Selective Mutism: Understanding and Management

Selective Mutism: Understanding and Management

Charu Kriti (National University of Study and Research in Law, India)
DOI: 10.4018/978-1-5225-4955-0.ch019

Abstract

Selective mutism is a disorder that is characterized by a failure to speak in certain social settings, like the school, while speaking normally in other settings, like home. The settings in which the failure to speak occur are those where speech is expected from the individual. It is a disorder that onsets in childhood, and if left untreated, may go well into adolescence. For a very long time, this disorder has been overlooked and understudied. Though rare, the disorder may pose a potential threat to the social and academic development of a child suffering from it. The DSM-5 has classified selective mutism as an anxiety disorder. The present chapter intends to cover the psychosocial approach to the disorder, the diagnostic criteria, the etiology, the treatment of the disorder, and the management by respective caregivers. An analysis of case studies has also been given in the chapter.
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Introduction

Burson (2006) stated, “At home, Grace was outgoing, funny and bossy to her little sisters. It was just the opposite at school: She was withdrawn, her face a blank stare. She didn’t utter a single word to anyone.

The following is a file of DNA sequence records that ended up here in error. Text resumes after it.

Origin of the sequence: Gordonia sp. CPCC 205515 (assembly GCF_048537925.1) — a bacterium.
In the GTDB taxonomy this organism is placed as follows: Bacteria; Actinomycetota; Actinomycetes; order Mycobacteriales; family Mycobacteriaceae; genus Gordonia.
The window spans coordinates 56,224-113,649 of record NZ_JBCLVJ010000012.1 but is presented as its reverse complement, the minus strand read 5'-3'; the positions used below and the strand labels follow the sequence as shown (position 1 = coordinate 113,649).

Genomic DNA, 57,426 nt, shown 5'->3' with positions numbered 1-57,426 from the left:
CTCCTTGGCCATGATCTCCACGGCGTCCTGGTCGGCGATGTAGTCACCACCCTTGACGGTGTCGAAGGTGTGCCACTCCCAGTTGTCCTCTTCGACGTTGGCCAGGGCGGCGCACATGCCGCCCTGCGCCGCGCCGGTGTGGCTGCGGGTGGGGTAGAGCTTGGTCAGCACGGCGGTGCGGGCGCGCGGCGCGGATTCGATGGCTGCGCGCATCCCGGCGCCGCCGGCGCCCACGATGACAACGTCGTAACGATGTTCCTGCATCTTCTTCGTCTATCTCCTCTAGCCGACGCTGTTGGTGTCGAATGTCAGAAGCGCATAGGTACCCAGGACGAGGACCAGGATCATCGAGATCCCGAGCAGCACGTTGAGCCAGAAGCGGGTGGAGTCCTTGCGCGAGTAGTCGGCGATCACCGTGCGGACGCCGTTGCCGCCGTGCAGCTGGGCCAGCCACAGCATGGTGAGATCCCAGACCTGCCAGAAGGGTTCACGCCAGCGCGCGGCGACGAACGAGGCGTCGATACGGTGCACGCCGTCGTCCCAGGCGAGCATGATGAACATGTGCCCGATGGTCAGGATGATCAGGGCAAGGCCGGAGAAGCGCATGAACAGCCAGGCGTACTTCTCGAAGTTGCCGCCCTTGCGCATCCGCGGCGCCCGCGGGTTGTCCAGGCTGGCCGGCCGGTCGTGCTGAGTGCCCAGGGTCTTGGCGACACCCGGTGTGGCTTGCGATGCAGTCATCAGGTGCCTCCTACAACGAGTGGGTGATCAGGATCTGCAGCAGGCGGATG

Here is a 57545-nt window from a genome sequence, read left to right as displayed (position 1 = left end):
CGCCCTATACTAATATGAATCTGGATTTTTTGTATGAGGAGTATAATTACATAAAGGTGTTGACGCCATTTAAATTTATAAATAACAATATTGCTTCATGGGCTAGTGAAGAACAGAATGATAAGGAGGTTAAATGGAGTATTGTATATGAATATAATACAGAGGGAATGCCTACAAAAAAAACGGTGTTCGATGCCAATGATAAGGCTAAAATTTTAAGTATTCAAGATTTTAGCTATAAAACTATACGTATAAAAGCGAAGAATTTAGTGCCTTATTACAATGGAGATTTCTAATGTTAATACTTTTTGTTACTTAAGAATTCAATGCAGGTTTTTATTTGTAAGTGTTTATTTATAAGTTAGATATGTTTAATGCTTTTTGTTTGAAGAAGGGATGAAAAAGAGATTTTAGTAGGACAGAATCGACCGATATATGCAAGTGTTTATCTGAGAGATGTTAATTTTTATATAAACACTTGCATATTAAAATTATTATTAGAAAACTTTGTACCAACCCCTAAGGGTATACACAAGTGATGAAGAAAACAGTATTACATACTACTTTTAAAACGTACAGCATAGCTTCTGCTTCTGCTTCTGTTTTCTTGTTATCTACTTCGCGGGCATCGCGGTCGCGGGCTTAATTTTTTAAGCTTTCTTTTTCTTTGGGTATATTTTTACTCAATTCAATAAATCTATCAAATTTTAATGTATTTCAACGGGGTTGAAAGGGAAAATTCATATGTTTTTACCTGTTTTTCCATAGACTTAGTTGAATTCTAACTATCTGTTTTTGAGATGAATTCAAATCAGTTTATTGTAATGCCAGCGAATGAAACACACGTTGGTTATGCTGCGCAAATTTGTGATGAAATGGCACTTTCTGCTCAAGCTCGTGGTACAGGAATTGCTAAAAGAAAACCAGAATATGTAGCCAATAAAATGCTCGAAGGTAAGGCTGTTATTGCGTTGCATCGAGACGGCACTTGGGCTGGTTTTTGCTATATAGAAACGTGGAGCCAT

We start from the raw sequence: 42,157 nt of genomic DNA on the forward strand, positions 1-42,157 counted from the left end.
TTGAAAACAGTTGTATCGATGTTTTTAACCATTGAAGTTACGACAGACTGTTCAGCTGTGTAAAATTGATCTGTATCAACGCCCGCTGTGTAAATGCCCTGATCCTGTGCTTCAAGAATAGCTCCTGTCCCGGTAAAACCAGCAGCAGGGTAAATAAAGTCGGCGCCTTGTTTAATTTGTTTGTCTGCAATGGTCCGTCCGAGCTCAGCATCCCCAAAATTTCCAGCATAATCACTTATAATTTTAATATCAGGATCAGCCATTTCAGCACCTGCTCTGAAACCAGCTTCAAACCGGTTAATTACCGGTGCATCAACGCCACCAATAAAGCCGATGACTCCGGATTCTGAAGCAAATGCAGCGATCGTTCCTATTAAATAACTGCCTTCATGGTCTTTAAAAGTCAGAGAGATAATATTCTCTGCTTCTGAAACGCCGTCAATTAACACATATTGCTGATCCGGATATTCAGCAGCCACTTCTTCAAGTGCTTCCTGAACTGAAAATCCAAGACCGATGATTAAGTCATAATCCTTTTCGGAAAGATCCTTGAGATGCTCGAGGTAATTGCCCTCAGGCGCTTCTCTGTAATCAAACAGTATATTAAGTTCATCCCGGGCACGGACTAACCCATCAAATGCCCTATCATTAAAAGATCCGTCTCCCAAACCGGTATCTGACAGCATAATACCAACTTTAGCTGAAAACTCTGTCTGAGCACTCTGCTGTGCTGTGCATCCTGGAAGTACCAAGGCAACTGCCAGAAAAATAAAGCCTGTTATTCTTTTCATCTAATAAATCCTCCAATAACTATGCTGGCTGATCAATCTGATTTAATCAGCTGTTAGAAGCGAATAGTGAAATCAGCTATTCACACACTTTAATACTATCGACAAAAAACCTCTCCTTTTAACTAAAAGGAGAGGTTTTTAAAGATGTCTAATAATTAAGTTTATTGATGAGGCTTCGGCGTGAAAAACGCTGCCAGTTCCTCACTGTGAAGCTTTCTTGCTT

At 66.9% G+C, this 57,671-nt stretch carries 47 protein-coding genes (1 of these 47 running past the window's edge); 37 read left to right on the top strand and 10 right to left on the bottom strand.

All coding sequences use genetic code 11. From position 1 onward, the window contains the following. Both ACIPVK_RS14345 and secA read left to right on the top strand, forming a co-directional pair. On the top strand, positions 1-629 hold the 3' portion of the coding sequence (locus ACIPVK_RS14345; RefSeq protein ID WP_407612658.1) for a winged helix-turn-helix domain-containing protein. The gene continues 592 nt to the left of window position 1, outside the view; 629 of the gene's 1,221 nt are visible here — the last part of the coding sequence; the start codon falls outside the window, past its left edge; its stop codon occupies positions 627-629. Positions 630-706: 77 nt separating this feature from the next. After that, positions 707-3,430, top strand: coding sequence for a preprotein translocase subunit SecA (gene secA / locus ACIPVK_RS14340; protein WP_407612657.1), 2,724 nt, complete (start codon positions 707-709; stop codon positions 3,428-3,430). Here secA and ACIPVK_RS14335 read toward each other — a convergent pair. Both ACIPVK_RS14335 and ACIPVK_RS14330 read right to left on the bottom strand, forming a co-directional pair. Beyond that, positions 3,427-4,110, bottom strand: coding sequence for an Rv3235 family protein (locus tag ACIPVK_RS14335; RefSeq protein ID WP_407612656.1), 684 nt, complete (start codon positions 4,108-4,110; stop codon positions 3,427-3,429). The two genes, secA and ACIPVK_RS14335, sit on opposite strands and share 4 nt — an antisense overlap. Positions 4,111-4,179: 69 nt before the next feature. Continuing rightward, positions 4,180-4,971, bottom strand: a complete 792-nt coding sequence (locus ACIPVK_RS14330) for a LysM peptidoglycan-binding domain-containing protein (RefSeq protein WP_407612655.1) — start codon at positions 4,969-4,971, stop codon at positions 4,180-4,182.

Colborn (2017) reported, “At home, Nola is a talkative, high energy child, even as a toddler she would always be making noises. Lately, she would become quiet in public situations and her parents think she is just being shy.

There have been many more stories like these. Parents have reported that their usually talkative children have suddenly shown signs of absolute mutism in certain situations. The entire demeanor of the child changes and she or he shows a drastically different set of behavior patterns in such situations. Quoting a parent, “she went to school that day and came back a different kid” (Burson, 2006). These are instances of what has been called Selective Mutism by the DSM-5 (APA/American Psychiatric Association, 2013).